‘Justice Delayed Is Justice Denied’
Date and time: Wednesday, August 5, 2020, 5 to 6 pm British Summer Time (UTC+1)
Six years after ISIS unleashed genocide in Iraq and Syria, survivors and the families of the victims are still waiting for justice being served. Some ISIS fighters have been prosecuted for their atrocities, in Iraq and other countries. While the number of prosecutions is very small, even these proceedings cannot be regarded as unproblematic. Some of the challenges can be summarized as the prosecutions being conducted predominantly for terror-related offenses only and often conducted without due process and in violation of the rule of law. Furthermore, victims and survivors are not involved in the process and so deprived of their day in court.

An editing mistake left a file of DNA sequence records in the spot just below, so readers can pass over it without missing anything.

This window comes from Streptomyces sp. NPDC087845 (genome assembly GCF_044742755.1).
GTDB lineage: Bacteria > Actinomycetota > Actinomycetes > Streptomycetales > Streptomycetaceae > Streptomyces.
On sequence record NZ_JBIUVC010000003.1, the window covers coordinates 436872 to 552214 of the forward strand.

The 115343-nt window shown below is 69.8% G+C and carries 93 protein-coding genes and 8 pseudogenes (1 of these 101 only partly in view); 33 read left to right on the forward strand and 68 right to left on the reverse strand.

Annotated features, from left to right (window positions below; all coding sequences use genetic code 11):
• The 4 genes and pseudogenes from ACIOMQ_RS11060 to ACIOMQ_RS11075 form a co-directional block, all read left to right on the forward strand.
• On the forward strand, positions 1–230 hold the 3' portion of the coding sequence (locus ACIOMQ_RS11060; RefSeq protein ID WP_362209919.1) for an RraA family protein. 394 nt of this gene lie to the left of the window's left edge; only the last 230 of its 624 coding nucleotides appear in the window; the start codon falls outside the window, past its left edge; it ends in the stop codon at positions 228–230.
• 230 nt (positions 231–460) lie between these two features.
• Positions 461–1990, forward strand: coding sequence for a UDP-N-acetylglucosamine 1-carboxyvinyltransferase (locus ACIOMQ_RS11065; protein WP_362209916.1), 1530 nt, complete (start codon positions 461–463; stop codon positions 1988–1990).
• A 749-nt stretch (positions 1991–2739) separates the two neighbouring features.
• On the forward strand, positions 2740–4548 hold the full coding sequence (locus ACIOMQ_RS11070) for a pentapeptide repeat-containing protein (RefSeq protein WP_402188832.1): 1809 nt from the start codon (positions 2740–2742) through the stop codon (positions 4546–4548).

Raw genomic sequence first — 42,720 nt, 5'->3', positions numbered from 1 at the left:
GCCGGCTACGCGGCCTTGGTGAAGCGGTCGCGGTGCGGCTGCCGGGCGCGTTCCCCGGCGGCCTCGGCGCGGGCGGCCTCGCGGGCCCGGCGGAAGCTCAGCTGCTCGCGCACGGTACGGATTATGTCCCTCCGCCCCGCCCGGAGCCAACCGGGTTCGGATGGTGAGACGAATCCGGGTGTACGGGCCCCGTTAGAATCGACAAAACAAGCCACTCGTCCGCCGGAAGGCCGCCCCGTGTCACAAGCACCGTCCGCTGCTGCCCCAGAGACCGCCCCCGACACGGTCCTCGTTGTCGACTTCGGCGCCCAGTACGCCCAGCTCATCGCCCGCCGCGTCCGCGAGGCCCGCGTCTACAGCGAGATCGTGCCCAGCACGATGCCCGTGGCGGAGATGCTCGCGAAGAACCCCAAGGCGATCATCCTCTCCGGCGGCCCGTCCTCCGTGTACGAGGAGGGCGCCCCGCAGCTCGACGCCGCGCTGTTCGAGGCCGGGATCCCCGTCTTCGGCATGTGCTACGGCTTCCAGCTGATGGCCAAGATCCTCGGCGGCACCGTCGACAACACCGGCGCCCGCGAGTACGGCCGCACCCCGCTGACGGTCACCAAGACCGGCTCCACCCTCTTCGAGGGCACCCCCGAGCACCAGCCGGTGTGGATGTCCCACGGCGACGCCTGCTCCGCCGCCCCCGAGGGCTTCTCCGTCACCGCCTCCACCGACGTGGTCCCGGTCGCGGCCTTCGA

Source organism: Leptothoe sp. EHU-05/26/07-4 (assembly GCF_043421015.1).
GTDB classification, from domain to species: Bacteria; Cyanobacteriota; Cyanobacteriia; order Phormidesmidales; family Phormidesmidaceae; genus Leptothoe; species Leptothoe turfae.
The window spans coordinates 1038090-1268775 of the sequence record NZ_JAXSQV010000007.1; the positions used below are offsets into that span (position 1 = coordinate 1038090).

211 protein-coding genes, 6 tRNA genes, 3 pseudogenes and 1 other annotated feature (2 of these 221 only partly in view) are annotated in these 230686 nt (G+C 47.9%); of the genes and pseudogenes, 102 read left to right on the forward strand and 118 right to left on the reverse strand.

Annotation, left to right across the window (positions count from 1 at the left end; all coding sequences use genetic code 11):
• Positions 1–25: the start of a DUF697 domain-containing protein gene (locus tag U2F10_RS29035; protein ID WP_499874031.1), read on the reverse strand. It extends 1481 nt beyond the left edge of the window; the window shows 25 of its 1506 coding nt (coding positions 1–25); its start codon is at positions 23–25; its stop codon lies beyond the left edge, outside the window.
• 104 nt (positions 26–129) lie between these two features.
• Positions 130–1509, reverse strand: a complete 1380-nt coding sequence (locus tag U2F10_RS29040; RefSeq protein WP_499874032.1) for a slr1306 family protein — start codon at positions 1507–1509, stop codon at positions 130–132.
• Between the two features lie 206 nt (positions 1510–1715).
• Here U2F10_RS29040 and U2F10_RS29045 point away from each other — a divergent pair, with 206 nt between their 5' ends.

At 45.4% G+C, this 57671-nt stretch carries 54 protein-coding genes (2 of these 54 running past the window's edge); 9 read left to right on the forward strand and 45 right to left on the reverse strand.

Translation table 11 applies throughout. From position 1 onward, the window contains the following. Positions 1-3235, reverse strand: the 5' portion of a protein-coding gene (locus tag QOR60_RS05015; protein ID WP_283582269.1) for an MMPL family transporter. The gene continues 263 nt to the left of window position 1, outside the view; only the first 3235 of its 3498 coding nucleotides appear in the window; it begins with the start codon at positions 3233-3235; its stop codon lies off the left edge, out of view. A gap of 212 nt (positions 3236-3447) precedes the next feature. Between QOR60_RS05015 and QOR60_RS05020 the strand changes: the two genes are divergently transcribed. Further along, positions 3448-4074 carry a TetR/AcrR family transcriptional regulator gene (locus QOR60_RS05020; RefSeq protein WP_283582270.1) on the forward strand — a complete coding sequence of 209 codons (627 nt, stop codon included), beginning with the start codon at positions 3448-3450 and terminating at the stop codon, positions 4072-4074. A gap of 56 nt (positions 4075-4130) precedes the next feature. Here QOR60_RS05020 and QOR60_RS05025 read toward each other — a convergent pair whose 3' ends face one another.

As the evidence of the ISIS atrocities is being collected, it is crucial to consider how ISIS fighters can be brought to account to ensure that victims and survivors will see justice being done.
- Lord Alton of Liverpool, UK House of Lords
- Pieter Omtzigt, Dutch parliamentarian
- Sareta Ashraph, barrister, Garden Court Chambers
- Abid Shamdeen, executive director of Nadia’s Initiative